Independent Lens has announced the launch of Indie Lens Pop-Up, a neighborhood screening series that brings people together for community-driven conversations around films from the award-winning PBS series. Formerly known as Community Cinema, the long-running screening series has been renamed Indie Lens Pop-Up to strengthen the bond between the Independent Lens television series and local communities, and bring new energy and new audiences to the in-person events as well as online OVEE screening events and the broadcasts on Arizona PBS. Over the past decade, screenings of Independent Lens films have brought more than 331,000 participants together at over 5,700 events to discuss issues that impact local communities. The Indie Lens Pop-Up lineup includes a diverse selection of new documentaries that explore issues from race to gun violence, from veterans’ issues to autism.
ASU Project Humanities, an award-winning university initiative, is serving as a community partner for this PBS film series, the values and messages of which align seamlessly with the types of dialogues critical to their style of programming. Throughout this series, Project Humanities is also collaborating with several community organizations, and hopes to use these partnerships to foster community bonds and connections. The screenings will feature different, diverse partnerships, each fueled by shared interests. Partners include institutions like the Burton Barr Library, which will host a timely film about the Black Panthers for Black History Month in February and a film about the relationship between law enforcement and the public in April.
Sharon Torres, the coordinator for Project Humanities, explained her excitement and enthusiasm for the upcoming film series, stating, “I feel honored that Project Humanities has been selected as a community partner for this film series. PBS’s progressive films align with critical topics that we use to engage our communities in Talking, Listening, Connecting.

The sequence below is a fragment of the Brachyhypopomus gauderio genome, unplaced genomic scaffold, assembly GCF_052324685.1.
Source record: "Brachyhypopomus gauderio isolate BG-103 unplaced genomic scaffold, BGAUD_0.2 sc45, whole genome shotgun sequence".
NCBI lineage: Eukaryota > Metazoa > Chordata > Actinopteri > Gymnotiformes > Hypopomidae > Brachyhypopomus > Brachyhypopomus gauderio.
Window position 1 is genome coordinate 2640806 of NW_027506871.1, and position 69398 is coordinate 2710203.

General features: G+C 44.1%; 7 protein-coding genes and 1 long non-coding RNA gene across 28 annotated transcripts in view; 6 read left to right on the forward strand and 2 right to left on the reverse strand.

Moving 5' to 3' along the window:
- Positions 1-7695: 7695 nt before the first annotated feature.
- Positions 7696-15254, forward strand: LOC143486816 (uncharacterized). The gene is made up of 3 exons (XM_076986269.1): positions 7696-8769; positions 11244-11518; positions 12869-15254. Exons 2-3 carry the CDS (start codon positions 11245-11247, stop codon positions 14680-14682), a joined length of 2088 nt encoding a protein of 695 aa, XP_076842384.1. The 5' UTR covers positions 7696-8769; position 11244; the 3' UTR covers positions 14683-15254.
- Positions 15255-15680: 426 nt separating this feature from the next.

“We are absolutely excited to partner with other organizations and to include more community organizations and advocacy groups who are equally embedded in these types of initiatives.”
Here is the Indie Lens Pop-Up 2016 Lineup (all events are free and open to the public):
Tuesday, January 26th – ASU Tempe Pima Auditorium – 6pm – 9pm
In Football We Trust intimately follows four Polynesian high school football players in Utah struggling to overcome gang violence, family pressures, and poverty as they enter the high stakes world of college recruiting and the promise of pro sports. The odds may be stacked against them, but they’ll never stop fighting for a better future. This event will be held in the Pima Auditorium at ASU Tempe Campus’s Memorial Union on the second floor.
Tuesday, February 16th – Burton Barr Library – 6pm – 9pm
A new revolutionary culture emerged in the turbulent 1960s, and the Black Panther Party was at the vanguard. Weaving together a treasure trove of rare footage with the voices of a diverse group of people who were there, Stanley Nelson tells the vibrant story of a pivotal movement that feels timely all over again. This event will be held at the Burton Barr Central Library.
Tuesday, April 12th, 2016 – Burton Barr Library – 6pm – 9pm
The increasingly tense relationship between law enforcement and the public is seen through the eyes of someone who’s been on both sides: a former sheriff who established Utah’s first SWAT team, only to see the same unit kill his son-in-law in a controversial standoff 30 years later. Now a private investigator, Dub seeks the truth in this case and other officer-involved shootings.